3. The Appellate Division determined that Arthur had standing to object to the illegal search of Walls. The court need not reach or resolve the issue of standing since it is satisfied that the investigatory stop of Arthur's vehicle can be based on grounds giving rise to an articulable and reasonable suspicion of criminal activity independent of the incriminating evidence seized from Walls. (pp. 13-16)
4. Under Terry, a limited exploratory search is permissible to preserve the safety of an officer if, under the circumstances, the officer reasonably believes that the suspect may be armed and dangerous. The purpose of the search is not to discover evidence of a crime, but to allow the officer to pursue the investigation without fear of violence. The officers did not believe that Walls was armed and dangerous. Thus, although Detective Smallwood's observations justified the investigatory stop of Walls, they did not justify the subsequent search of her person. Nevertheless, absent the evidence seized from Walls, the remaining facts, viewed objectively from the standpoint of an experienced and knowledgeable police officer, were sufficient to support an articulable and reasonable suspicion that Arthur had been engaged in criminal activity. Consequently, the unlawful search of Walls would not render illegal the otherwise objectively reasonable investigatory stop of Arthur. (pp. 16-19)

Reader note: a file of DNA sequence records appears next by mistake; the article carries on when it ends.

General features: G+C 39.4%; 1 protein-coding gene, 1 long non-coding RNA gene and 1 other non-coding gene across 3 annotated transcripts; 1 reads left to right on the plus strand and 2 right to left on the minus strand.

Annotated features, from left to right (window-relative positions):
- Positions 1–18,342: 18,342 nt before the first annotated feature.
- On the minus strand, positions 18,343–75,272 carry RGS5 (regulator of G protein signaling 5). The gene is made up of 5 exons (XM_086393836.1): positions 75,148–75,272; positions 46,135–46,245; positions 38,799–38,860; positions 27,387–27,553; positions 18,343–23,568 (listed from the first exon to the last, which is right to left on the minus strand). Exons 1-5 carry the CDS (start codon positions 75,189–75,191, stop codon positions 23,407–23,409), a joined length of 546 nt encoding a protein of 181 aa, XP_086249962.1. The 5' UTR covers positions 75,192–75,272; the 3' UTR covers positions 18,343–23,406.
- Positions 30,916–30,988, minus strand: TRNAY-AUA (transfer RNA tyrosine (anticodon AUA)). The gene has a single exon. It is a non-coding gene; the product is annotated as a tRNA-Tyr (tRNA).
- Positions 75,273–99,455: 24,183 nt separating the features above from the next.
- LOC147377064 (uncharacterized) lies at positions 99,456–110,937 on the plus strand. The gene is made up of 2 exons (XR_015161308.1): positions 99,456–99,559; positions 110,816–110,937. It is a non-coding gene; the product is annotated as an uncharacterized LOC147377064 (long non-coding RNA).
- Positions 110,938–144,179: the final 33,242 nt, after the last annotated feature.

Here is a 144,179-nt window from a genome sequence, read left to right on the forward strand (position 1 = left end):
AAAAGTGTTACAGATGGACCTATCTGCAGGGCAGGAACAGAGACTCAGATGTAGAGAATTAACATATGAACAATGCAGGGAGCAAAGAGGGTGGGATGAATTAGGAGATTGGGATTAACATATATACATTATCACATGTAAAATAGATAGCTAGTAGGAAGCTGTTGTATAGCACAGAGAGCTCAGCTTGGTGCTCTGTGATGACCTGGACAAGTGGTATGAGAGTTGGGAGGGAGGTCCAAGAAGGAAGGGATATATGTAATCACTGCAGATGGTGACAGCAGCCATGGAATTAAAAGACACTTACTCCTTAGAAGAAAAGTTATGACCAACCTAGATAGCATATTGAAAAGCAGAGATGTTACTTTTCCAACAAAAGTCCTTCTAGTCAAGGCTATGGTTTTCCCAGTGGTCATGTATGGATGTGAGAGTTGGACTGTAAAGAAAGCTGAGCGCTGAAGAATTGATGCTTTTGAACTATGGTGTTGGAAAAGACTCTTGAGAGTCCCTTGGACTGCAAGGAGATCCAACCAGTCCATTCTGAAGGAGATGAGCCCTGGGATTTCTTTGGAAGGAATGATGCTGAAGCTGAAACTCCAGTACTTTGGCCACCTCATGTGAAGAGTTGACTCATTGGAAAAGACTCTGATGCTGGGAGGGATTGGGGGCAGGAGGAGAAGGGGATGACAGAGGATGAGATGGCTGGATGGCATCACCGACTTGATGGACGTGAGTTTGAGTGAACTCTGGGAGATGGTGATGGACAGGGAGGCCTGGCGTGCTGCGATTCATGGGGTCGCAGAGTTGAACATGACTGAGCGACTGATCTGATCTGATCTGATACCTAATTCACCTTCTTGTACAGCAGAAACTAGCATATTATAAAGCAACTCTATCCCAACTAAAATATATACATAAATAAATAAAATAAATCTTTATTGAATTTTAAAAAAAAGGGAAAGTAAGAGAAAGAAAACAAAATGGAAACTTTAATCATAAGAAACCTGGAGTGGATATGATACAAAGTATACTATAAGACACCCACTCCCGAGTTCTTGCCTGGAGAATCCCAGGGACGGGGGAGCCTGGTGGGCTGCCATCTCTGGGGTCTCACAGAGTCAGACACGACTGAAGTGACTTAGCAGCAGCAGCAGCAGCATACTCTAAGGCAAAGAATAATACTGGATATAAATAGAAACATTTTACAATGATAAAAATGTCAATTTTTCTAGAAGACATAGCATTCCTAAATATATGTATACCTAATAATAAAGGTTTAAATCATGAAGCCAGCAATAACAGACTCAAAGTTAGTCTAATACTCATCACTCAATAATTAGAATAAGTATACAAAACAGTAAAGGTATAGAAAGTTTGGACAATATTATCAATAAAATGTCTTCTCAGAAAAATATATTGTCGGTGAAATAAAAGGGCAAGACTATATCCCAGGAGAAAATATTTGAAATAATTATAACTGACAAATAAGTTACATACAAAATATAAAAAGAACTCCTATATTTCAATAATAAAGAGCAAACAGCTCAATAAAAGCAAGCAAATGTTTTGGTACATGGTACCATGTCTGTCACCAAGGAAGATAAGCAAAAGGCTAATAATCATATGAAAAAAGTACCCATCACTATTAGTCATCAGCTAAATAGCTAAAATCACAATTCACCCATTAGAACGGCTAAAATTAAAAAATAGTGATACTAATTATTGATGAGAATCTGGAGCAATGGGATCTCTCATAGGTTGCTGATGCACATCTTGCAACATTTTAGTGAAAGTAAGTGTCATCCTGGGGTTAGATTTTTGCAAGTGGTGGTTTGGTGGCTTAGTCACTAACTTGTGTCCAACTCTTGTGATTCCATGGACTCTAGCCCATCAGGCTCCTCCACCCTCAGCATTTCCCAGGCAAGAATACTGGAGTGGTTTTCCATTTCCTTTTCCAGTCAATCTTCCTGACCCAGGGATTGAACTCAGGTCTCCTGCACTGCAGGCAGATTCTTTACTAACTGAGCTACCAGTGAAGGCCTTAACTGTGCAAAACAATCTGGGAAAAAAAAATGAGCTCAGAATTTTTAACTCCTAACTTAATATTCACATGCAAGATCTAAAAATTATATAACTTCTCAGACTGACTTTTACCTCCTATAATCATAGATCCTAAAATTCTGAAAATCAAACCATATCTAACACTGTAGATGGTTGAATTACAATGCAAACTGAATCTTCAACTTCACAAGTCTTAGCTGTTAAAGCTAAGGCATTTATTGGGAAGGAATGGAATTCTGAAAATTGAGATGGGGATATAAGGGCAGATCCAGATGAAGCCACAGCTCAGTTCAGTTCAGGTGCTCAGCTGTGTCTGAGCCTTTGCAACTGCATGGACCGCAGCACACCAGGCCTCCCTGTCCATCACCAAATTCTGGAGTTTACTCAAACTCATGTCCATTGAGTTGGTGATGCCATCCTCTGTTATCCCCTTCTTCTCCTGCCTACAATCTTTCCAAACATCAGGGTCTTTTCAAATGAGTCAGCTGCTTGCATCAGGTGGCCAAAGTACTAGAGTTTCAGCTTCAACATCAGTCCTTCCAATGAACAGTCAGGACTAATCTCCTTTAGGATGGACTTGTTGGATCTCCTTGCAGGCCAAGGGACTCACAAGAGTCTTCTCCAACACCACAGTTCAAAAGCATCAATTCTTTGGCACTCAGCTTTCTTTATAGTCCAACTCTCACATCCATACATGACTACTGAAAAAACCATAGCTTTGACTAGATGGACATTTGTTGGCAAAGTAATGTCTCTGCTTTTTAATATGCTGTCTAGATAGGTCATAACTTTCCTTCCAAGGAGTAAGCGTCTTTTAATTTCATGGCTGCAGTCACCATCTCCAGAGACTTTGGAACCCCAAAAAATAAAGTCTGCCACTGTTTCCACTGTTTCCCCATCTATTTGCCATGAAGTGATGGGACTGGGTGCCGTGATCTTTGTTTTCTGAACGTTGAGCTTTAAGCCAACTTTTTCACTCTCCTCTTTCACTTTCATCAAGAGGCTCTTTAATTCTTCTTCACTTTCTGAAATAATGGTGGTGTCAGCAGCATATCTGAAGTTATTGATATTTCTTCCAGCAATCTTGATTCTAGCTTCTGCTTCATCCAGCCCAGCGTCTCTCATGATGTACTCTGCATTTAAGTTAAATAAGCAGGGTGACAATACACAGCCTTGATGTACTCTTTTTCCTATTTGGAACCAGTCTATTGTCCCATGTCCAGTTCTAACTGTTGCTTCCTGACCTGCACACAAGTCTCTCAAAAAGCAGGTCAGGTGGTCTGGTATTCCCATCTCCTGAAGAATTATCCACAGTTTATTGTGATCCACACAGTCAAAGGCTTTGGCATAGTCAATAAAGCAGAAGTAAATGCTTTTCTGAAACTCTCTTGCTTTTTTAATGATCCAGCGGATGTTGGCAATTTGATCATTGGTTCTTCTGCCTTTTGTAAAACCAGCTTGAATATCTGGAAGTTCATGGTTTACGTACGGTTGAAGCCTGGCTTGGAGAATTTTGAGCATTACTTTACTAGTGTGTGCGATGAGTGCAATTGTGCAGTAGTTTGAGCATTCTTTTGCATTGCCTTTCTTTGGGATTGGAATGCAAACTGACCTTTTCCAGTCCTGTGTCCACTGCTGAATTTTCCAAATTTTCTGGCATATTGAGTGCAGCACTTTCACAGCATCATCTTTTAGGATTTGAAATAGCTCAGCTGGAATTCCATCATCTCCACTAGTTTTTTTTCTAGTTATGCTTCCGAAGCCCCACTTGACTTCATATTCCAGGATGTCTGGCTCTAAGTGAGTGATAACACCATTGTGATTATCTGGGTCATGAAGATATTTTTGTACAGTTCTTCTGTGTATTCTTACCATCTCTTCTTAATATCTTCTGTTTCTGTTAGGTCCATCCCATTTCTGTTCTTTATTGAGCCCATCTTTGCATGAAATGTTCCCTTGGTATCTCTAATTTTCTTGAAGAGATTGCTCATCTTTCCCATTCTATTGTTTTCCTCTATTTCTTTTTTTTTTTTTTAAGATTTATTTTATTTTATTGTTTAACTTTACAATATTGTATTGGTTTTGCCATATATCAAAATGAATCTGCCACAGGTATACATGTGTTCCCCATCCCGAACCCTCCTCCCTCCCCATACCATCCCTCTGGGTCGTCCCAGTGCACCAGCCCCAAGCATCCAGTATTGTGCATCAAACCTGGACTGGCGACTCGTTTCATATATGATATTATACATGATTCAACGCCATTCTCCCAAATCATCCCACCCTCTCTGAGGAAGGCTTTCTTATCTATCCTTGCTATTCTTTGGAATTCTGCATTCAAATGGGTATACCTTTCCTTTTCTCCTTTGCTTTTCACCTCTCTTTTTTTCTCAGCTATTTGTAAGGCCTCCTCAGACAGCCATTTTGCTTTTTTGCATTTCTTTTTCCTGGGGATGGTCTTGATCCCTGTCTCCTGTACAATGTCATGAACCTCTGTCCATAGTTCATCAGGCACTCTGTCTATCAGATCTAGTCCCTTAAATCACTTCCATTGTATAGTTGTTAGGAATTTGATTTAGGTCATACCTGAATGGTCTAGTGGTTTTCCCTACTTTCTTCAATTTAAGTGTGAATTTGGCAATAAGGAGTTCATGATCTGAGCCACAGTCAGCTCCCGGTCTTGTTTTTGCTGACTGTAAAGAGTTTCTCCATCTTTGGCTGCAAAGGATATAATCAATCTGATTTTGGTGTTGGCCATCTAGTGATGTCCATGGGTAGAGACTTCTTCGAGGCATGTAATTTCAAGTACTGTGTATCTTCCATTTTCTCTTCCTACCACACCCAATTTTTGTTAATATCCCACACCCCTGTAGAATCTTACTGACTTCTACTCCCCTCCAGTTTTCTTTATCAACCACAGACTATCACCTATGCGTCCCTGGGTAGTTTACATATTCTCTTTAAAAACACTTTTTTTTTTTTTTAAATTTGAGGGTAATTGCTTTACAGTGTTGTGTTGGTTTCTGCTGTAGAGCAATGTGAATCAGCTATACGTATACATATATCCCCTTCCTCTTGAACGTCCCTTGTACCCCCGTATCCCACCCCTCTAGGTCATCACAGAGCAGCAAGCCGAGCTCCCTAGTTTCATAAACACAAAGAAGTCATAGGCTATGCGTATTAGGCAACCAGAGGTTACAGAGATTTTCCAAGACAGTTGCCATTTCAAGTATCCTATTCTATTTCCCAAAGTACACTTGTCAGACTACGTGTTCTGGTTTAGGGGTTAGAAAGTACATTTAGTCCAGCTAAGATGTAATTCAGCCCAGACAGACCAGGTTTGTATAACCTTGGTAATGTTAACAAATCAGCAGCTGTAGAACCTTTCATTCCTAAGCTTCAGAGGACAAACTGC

5. A driver may be ordered to exit his or her vehicle after a Terry stop. Here, the police acted appropriately when they ordered Arthur to exit his vehicle. Once he exited his vehicle, Arthur stated to detectives that he had "bottles," a commonly used street term for vials of cocaine. Arthur's explicit ...